Syrian entrepreneurs and developers at Startup Weekend Damascus (image via Huffington Post).
Syria’s nearly four-year-old civil war has largely ground to a halt the country’s tech scene. Among the 3.8 million refugees that have fled as a result of the fighting are around 80% of Syria’s developers, say entrepreneurs Moe Ghashim and Mohammed Habach, developers who powered the country’s nascent yet flourishing tech and startup ecosystem. Without them, Syrian tech workers who remain have had to resort to creative solutions to getting work done (as we covered in the first post in this series last week).
But outside of Syria, entrepreneurs are particularly keen to hire Syrian developers, say several tech entrepreneurs based throughout the region. Despite challenging employment situations in the regional countries to which the vast majority have fled, including discrimination in Lebanon, visa problems in the UAE, and lower pay virtually everywhere, Syrian developers in particular are better suited to today’s tech scene than their other Arab counterparts.
Why do Syrians cost less than their regional counterparts?
“Most developers I know who have left Syria have gone to Turkey or Lebanon, and some to Egypt, because they don’t need a visa to get there,” says Habach, the editor-in-chief of Arabic language tech news site Tech-WD (although a controversial new visa policy for Syrians entering Lebanon may complicate matters).
Money, obviously, occupies a central position in the dreams and fears of entrepreneurs the world over. And Syrians who’ve fled their homes are “desperate,” says Shopgo’s Moe Ghashim, and willing to work for less. Because of this, “there’s a movement [region-wide] to hire Syrian developers.”
In Lebanon, Turkey, Jordan, and the UAE, “Syrians are accepting much less money [than other nationalities], and not only in development and programming,” Habach reports. “I’ve known designers and web developers to take much lower than market rate,” adds the Dubai-based Ghaith Akkad, cofounder of Picasso Interactive, an interactive and digital communication agency. How much lower? “20 to 30%,” says Ghashim.
This is for at least two reasons. Because of their often-tenuous situation in a new country, as well as the family and community they likely left behind back home, Syrian tech workers are often “working harder and more” than their counterparts of other nationalities, “freelancing on the side, juggling a few things,” says Abedalmohimen Alagha, the founder of web platform manager Hsoub. “They’ll often take any job they’re offered. We don’t exploit that; we don’t pay them less than market rate, but I’ve heard that others do.”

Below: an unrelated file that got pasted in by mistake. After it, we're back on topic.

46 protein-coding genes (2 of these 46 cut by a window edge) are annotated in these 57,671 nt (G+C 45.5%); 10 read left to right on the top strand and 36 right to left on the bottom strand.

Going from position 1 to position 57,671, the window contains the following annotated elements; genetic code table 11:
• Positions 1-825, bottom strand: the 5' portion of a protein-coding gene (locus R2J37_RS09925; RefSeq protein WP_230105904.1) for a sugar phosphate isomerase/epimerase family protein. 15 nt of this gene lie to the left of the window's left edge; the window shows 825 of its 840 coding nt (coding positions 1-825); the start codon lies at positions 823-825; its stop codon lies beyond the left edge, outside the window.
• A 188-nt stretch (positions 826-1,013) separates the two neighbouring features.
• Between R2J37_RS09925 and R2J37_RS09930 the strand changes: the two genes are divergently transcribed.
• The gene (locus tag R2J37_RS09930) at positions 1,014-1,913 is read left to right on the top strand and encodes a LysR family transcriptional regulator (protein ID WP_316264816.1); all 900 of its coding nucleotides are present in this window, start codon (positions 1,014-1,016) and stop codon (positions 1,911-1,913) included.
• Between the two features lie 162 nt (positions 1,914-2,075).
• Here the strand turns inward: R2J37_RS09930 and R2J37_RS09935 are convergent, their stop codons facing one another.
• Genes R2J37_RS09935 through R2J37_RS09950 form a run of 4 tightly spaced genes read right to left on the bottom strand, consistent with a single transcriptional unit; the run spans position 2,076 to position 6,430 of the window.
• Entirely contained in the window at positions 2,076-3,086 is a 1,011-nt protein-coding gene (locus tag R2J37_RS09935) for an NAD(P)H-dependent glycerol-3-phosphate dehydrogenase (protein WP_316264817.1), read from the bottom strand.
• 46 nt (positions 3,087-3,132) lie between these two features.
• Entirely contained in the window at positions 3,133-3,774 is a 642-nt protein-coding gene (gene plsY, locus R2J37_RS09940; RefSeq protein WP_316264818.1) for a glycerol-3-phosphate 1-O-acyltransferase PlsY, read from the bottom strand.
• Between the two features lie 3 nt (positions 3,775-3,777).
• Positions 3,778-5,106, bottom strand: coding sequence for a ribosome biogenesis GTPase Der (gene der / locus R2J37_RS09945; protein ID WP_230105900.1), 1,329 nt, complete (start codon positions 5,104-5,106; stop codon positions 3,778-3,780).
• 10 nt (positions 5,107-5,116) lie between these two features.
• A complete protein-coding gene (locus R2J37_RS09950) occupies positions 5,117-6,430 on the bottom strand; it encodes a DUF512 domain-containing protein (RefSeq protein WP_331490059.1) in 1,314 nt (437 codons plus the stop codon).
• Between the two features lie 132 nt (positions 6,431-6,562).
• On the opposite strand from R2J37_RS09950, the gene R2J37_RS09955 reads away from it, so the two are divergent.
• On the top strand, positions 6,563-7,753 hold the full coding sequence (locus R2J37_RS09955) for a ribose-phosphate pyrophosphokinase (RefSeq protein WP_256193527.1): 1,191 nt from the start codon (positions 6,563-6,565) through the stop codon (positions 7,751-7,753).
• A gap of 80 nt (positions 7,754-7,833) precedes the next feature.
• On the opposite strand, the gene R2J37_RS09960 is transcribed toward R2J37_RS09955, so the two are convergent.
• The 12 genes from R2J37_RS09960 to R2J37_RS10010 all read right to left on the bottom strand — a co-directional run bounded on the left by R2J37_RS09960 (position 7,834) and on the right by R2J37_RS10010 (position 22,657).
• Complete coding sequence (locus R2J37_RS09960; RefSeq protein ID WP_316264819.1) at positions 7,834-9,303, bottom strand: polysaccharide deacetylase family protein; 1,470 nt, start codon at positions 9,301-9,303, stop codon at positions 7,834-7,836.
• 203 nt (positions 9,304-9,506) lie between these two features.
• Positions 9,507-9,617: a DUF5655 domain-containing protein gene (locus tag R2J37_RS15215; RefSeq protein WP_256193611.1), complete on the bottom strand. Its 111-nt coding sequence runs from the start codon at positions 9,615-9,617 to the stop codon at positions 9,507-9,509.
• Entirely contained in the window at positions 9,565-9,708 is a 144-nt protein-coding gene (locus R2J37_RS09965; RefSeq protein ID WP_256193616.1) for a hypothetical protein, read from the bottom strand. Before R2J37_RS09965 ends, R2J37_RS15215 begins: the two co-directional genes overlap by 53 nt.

But also, Syrian developers are “used to earning less,” says Akkad. Whereas the average entry-level developer in Lebanon would probably make $700-800 per month (according to Wamda developer Ayman Farhat), the average pre-war monthly salary for an entry-level Syrian developer was $200-250, says Ghashim. “You’d pay $1,000 per month for a super star developer,” he continues. So Syrian developers coming to Lebanon would “feel good” – at least temporarily – about making double their salary in Syria, even though it won’t go as far in Lebanon given the higher cost of living.
Despite the fact that entrepreneurs may be taking advantage of Syrian developers in dire straits, Ghashim believes there’s a silver lining: “the way I look at it, they’re getting access to new markets and a new experience. They’re compensated in ways other than money.”
Challenge breeds creativity
The other, more nebulous, reason the entrepreneurs give for the regional demand for Syrian developers is that the difficulty they’ve faced getting their collective foot in the door of the international tech community has made them better, more determined, and more creative developers.
As the global tech ecosystem slowly expands beyond tech centers in the US, Europe, and East Asia, open source platforms are increasingly gaining traction among users in the developing world due to their low cost and ease of use. Entrenched tech companies like Microsoft and governments alike are increasingly transitioning to open source platforms so as to keep up with the paradigm shift.
This graph illustrates the global surge in popularity of open source Android smartphones.
Because of the United States’ 2011 economic sanctions against Bashar al-Assad’s regime, says Ghashim, Syrians weren’t able to access coding languages and development tools that required licenses, like Microsoft’s ASP or iOS’s Objective-C. As a result, “Syrian developers have become known for having certain skill sets,” he continues, including open source coding language PHP and Java (the language used for the Android operating system). “Open source is something that’s growing tremendously worldwide,” Ghashim believes; given their facility with the open source development model, Syrians may be better suited for today’s tech climate than their regional counterparts.
But further, working in tech as a Syrian, for Ghashim, “made me realize the importance of adapting, change, and accepting loss… Maybe this is why people want to work with Syrians; when you lose everything and you develop the tools to adapt, you become extremely fast…. War has many ugly faces, but it does make us the most flexible people around.”
“But maybe I’m too optimistic,” he laughs.
Wamda developers Ayman Farhat and Ali Koubeissi contributed to this story.